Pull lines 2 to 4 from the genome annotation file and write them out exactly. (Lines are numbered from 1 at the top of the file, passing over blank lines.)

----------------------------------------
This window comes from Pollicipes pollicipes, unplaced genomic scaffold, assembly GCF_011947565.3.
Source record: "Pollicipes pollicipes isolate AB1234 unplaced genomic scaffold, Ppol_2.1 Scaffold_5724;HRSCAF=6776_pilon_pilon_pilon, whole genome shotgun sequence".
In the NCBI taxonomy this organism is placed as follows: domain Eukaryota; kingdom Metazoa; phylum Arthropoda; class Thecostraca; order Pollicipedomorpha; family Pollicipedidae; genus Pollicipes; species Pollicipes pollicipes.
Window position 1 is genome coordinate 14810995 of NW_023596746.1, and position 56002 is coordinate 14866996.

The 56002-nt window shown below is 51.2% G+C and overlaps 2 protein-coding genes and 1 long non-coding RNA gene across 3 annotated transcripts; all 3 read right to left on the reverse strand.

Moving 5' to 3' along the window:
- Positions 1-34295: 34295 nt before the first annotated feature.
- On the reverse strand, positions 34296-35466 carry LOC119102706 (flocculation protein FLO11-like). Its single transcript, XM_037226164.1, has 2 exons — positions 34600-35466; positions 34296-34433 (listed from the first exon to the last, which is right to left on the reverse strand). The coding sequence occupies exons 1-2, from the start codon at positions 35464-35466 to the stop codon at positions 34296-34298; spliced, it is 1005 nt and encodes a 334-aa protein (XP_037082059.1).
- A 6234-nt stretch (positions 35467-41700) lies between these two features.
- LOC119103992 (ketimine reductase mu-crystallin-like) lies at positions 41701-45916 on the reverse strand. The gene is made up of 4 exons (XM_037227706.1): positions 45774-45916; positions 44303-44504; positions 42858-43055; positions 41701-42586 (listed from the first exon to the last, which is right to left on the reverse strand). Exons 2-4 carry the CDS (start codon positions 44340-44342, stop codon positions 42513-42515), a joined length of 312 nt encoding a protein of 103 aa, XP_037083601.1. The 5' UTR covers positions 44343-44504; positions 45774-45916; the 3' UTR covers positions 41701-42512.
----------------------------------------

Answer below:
Source record: "Pollicipes pollicipes isolate AB1234 unplaced genomic scaffold, Ppol_2.1 Scaffold_5724;HRSCAF=6776_pilon_pilon_pilon, whole genome shotgun sequence".
In the NCBI taxonomy this organism is placed as follows: domain Eukaryota; kingdom Metazoa; phylum Arthropoda; class Thecostraca; order Pollicipedomorpha; family Pollicipedidae; genus Pollicipes; species Pollicipes pollicipes.
Window position 1 is genome coordinate 14810995 of NW_023596746.1, and position 56002 is coordinate 14866996.